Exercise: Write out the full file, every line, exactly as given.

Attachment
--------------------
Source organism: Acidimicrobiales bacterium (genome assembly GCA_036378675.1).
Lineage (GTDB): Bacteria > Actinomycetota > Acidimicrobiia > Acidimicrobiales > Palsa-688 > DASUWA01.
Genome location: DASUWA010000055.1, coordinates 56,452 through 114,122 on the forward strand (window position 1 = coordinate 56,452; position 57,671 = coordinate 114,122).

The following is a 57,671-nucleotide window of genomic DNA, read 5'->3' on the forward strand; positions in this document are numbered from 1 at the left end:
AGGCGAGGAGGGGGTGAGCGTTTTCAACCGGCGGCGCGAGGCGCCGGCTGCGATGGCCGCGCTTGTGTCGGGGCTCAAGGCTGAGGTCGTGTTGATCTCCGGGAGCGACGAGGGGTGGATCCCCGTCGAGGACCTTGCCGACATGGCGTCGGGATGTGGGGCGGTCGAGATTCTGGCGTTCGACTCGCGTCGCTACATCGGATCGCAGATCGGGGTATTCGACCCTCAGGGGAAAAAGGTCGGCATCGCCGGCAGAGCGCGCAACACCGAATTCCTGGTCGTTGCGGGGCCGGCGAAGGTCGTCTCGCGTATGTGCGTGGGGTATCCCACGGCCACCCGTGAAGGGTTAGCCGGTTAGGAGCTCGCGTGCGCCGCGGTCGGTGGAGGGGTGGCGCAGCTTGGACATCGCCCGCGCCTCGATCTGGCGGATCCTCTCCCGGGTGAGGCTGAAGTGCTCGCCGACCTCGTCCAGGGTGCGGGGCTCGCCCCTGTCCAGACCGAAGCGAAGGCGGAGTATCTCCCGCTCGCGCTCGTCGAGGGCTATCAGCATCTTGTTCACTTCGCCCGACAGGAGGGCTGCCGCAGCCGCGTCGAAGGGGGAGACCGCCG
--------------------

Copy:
Source organism: Acidimicrobiales bacterium (genome assembly GCA_036378675.1).
Lineage (GTDB): Bacteria > Actinomycetota > Acidimicrobiia > Acidimicrobiales > Palsa-688 > DASUWA01.
Genome location: DASUWA010000055.1, coordinates 56,452 through 114,122 on the forward strand (window position 1 = coordinate 56,452; position 57,671 = coordinate 114,122).

The following is a 57,671-nucleotide window of genomic DNA, read 5'->3' on the forward strand; positions in this document are numbered from 1 at the left end:
AGGCGAGGAGGGGGTGAGCGTTTTCAACCGGCGGCGCGAGGCGCCGGCTGCGATGGCCGCGCTTGTGTCGGGGCTCAAGGCTGAGGTCGTGTTGATCTCCGGGAGCGACGAGGGGTGGATCCCCGTCGAGGACCTTGCCGACATGGCGTCGGGATGTGGGGCGGTCGAGATTCTGGCGTTCGACTCGCGTCGCTACATCGGATCGCAGATCGGGGTATTCGACCCTCAGGGGAAAAAGGTCGGCATCGCCGGCAGAGCGCGCAACACCGAATTCCTGGTCGTTGCGGGGCCGGCGAAGGTCGTCTCGCGTATGTGCGTGGGGTATCCCACGGCCACCCGTGAAGGGTTAGCCGGTTAGGAGCTCGCGTGCGCCGCGGTCGGTGGAGGGGTGGCGCAGCTTGGACATCGCCCGCGCCTCGATCTGGCGGATCCTCTCCCGGGTGAGGCTGAAGTGCTCGCCGACCTCGTCCAGGGTGCGGGGCTCGCCCCTGTCCAGACCGAAGCGAAGGCGGAGTATCTCCCGCTCGCGCTCGTCGAGGGCTATCAGCATCTTGTTCACTTCGCCCGACAGGAGGGCTGCCGCAGCCGCGTCGAAGGGGGAGACCGCCG